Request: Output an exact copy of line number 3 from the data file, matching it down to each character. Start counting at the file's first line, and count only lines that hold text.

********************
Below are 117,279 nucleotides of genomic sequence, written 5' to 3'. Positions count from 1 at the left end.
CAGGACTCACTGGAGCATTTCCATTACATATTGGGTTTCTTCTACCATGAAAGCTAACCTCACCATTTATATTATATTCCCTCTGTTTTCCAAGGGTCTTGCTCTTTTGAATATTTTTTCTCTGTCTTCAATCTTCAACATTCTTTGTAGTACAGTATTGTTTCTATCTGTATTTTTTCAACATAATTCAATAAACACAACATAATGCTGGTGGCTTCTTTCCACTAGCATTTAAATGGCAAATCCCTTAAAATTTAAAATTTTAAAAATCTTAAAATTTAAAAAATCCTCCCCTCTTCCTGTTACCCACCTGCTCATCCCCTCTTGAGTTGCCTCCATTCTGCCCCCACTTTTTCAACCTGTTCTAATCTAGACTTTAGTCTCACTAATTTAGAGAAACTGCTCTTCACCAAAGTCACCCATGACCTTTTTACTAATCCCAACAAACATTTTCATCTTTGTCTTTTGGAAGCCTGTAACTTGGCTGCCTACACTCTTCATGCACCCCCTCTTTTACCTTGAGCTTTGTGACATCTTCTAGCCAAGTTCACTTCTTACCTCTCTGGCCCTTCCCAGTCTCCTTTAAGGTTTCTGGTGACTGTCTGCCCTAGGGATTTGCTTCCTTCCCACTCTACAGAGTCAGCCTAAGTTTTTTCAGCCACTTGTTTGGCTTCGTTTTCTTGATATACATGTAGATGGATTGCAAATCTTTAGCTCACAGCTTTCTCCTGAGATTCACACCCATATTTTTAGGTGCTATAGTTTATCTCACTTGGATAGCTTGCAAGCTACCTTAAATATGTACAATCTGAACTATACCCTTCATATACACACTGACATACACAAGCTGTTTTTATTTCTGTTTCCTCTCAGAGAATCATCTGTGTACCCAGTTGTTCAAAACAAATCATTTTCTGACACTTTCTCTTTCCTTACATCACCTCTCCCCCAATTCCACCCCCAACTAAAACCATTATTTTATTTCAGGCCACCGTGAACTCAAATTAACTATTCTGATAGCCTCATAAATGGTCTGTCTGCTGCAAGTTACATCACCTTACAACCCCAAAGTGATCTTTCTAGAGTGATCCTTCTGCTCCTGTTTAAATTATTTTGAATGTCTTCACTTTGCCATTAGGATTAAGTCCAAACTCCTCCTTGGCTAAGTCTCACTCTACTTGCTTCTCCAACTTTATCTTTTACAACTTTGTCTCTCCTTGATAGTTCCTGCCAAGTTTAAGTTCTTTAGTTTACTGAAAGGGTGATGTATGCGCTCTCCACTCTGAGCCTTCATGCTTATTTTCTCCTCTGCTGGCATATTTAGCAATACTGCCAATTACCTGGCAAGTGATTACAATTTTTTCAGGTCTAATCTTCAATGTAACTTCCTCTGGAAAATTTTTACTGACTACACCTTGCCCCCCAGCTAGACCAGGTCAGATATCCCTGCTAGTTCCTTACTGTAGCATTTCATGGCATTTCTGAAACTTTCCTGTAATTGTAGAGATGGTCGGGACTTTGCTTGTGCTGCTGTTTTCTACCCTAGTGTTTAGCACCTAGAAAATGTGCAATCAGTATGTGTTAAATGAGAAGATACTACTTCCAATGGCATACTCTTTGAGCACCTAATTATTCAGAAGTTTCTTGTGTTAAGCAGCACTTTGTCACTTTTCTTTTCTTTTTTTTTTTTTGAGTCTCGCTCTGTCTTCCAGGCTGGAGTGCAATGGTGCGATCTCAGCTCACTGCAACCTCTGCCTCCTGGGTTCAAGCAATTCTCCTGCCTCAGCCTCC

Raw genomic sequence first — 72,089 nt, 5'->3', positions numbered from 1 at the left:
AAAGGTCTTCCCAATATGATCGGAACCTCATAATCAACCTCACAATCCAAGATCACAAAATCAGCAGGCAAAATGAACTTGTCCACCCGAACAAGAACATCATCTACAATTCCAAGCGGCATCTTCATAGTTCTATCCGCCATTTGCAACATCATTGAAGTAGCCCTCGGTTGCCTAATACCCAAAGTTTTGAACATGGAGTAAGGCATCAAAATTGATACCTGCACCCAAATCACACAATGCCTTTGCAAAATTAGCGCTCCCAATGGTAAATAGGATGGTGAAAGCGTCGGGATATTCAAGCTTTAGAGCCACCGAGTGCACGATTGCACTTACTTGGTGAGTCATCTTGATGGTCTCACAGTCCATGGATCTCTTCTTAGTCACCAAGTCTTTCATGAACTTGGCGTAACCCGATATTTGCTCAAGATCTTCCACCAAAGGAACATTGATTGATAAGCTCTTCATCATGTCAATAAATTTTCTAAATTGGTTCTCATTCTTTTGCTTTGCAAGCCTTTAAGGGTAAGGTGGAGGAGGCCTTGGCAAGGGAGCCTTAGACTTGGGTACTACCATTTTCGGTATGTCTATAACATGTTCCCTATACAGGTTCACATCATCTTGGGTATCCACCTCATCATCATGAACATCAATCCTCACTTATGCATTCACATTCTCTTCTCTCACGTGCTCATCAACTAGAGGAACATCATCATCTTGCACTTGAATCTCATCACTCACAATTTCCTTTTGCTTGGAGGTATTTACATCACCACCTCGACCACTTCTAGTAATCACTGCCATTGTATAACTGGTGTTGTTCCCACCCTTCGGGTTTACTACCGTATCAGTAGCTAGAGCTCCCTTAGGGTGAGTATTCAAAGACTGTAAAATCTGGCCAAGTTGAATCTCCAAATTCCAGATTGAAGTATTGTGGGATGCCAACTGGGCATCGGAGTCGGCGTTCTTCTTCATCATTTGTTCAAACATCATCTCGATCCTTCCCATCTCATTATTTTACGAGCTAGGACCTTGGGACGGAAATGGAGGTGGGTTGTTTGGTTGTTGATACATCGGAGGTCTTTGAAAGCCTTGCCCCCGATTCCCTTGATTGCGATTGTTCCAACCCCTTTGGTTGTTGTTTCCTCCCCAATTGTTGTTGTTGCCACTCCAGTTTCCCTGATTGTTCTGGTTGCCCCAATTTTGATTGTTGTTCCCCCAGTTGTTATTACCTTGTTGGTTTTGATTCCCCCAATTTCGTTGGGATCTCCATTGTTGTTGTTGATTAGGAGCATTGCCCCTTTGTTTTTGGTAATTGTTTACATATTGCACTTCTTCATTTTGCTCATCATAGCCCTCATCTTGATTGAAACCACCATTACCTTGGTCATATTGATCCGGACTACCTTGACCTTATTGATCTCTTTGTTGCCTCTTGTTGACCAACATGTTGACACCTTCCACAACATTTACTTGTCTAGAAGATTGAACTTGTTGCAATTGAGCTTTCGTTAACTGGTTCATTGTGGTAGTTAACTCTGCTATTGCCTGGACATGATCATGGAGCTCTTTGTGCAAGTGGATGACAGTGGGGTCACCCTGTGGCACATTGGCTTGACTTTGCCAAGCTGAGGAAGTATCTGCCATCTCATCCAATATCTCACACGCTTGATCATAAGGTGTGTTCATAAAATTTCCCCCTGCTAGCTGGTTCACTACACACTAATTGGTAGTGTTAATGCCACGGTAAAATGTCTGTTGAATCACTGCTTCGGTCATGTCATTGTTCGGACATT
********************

Raw genomic sequence first — 72,089 nt, 5'->3', positions numbered from 1 at the left: